Clean up your copy for the holidays

December 16, 2013 01:30

By Christopher Cruise, RTDNA Contributor

Ahhhh, ‘tis the season for “Tis the Season,” and the Saturday edition of NBC Nightly News got the bandwagon rolling the weekend before Thanksgiving this year, with anchor Lester Holt uttering the wretched phrase. Viewers had the pleasure of seeing it, too, when it appeared on-screen. Did a producer think this was clever, or original? I can’t see how or why. Why didn’t Mr. Holt excise it from the script? Does he not have some control over what he says? I recall a newspaper editor a few years ago sending out a memo to reporters in late October banning the use of the term; I’d like to see all editors issue such a memo to their producers and reporters every year.
 
Perhaps you’d like to make an early New Year’s resolution:  “I will not put ‘tis the season’ anywhere in my copy or on my screen.” The phrase is overused, not even slightly clever, makes many in your audience cringe, and is without meaning; why would you want to put something with those attributes in your copy?
 
I’ve already heard “the white stuff” from a weather forecaster this season, and December isn’t even here! Is there some law against saying “snow” twice? As Abe Rosenberg of Newswriting.com notes “If there were, the song would go, ‘Let it Snow, Let it White Stuff...’ you get the idea.” (Check out Abe’s “Groaners,” which are posted on his website; in fact, email them to yourself and to your fellow news writers, and print them out and post them everywhere. Give demerits for every time one of the groaners appears in copy.)
 
Speaking of weather forecasts, since when, Bangor (Maine) Daily News have storms been “forecasted.” I’m not a grammar expert, but I don’t see the need for such usage. Isn’t that as bad as “broadcasted?" Forecast means the same thing and uses fewer syllables, and since it refers to a future event, rather than "has been forecasted," the shorter "is forecast" should suffice.
 
On a recent 20/20 report on the video game Grand Theft Auto we were told the game “made a billion dollars.” What does that mean? “Made” implies net, but the billion dollars refers to gross sales. So why not just say that the company sold a billion dollars worth of the games? And please don’t say “racked up sales of…”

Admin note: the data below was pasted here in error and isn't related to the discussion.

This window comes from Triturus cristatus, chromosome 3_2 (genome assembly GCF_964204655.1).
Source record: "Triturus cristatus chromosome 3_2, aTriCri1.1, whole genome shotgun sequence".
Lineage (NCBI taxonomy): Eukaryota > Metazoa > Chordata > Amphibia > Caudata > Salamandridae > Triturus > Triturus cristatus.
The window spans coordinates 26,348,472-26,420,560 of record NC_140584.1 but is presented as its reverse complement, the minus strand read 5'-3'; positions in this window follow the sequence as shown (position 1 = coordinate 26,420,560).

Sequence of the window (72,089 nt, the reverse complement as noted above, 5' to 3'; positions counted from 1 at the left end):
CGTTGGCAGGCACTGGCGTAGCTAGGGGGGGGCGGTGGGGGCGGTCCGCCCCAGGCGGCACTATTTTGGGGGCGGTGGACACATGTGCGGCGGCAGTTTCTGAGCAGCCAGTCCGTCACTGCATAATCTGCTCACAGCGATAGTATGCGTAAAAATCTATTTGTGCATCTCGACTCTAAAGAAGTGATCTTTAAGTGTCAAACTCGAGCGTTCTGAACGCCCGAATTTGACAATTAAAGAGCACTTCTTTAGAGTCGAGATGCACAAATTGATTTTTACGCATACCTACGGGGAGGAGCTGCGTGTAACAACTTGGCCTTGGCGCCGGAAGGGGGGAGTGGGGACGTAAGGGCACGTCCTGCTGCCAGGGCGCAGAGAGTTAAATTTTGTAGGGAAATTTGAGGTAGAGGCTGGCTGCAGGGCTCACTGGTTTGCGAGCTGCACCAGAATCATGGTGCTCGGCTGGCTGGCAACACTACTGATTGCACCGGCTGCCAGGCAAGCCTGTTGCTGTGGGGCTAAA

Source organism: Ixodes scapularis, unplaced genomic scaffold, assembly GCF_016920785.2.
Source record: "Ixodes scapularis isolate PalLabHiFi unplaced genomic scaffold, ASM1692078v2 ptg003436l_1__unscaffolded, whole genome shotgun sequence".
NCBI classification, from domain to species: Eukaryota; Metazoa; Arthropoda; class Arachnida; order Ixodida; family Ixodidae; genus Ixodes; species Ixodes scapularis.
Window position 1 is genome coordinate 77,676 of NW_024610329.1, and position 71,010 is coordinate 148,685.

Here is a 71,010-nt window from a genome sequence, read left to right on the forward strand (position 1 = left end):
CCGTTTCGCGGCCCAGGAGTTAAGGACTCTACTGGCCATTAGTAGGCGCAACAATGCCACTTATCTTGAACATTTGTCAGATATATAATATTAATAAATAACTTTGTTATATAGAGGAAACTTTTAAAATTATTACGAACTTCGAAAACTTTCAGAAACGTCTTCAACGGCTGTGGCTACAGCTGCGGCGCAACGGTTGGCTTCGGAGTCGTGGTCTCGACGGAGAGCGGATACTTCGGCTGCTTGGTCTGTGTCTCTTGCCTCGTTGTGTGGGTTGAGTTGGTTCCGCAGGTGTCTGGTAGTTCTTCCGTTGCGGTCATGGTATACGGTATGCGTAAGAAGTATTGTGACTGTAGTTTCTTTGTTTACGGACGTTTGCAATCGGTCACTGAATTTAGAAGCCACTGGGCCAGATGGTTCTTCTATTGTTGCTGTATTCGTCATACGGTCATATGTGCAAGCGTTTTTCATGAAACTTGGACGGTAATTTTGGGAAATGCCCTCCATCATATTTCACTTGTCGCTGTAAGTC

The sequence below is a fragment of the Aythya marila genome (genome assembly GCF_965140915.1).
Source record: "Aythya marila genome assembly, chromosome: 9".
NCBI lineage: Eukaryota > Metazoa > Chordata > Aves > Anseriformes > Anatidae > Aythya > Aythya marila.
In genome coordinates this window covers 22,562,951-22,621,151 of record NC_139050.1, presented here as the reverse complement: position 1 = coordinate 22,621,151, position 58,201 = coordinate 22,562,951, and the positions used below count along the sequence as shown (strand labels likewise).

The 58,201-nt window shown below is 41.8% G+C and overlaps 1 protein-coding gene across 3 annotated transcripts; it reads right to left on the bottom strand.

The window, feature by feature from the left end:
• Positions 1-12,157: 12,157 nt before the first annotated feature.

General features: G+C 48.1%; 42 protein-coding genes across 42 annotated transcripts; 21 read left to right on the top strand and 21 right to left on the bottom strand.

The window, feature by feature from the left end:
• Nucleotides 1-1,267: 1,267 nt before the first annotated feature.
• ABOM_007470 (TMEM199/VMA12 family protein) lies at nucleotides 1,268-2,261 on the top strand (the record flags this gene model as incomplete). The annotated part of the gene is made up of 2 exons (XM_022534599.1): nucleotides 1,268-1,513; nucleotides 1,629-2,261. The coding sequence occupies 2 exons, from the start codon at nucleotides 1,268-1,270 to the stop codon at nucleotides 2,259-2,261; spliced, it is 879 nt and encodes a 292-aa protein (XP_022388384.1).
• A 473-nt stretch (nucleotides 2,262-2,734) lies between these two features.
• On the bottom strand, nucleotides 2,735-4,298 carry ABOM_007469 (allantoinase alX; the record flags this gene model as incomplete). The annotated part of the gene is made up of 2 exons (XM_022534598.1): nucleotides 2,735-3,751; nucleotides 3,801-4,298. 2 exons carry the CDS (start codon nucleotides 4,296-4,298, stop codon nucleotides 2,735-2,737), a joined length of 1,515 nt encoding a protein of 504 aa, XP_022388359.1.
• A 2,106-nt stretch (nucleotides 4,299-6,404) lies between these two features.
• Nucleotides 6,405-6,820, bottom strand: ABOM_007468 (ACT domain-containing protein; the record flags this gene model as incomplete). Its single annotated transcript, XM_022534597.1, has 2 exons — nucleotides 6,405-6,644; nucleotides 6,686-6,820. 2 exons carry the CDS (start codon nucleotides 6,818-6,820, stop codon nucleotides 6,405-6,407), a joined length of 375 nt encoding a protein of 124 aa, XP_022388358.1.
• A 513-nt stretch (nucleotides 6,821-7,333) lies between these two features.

I heard the word “exacerbating” used on Nightline in late November. I love this word, but many people don’t know what it means, so use “worsen.”
 
“Evangelists for…” is another construction I heard on Nightline in late November. I love this word, too, but I’m not sure it’s appropriate for use in broadcast news writing. It has certainly evolved from a purely religion-affiliated word, but not everyone has adopted this secondary usage and not everyone has accepted the secondary usage. This is not a call on my part to be cautious and boring when writing broadcast news; I am simply saying that we shouldn’t get too far ahead of our audience. And for those of you just itching to accuse me of presuming our audience is composed of (not comprised of) idiots, that is not what I am doing here, so please save your firepower.  
 
Let’s get “the American heartland” out of our copy. It is amorphous, condescending, vague and darn near insulting. It is inevitably used by a news writer in New York City to refer to anyplace west of Hartford or by a news anchor giddy at the thought they are connecting with people who actually do something. So just name the state. People in Iowa or Kentucky aren’t any better than people in New York and don’t have claim to a higher moral code or stronger ethics. They aren’t better Americans because they don’t live on the coasts; they shouldn’t be held up as models of probity nor should they be condescended to. 
 
Soon in this space I will deal with some of the most cringe-inducing phrases, including:  “comprised of,” “begs the question,” “very unique,” and “revert back.” I’ll also be writing about “sparks,” “in the lead-up to,” “amid,” and “drug bust,” along with “up close and personal.” And I’ll take on interviewers who ask leading questions like “Did you ever think…,” “How scared were you…?,” “How incredible was that?,” and “Did you ever imagine…?” Those, my friends, are not questions, and do not belong in a reporter’s repertoire. 
 
Until next time, America.
 
Oh, good grief.

Christopher Cruise is a reporter at the Voice of America's Learning English branch in Washington, DC. His views are his own.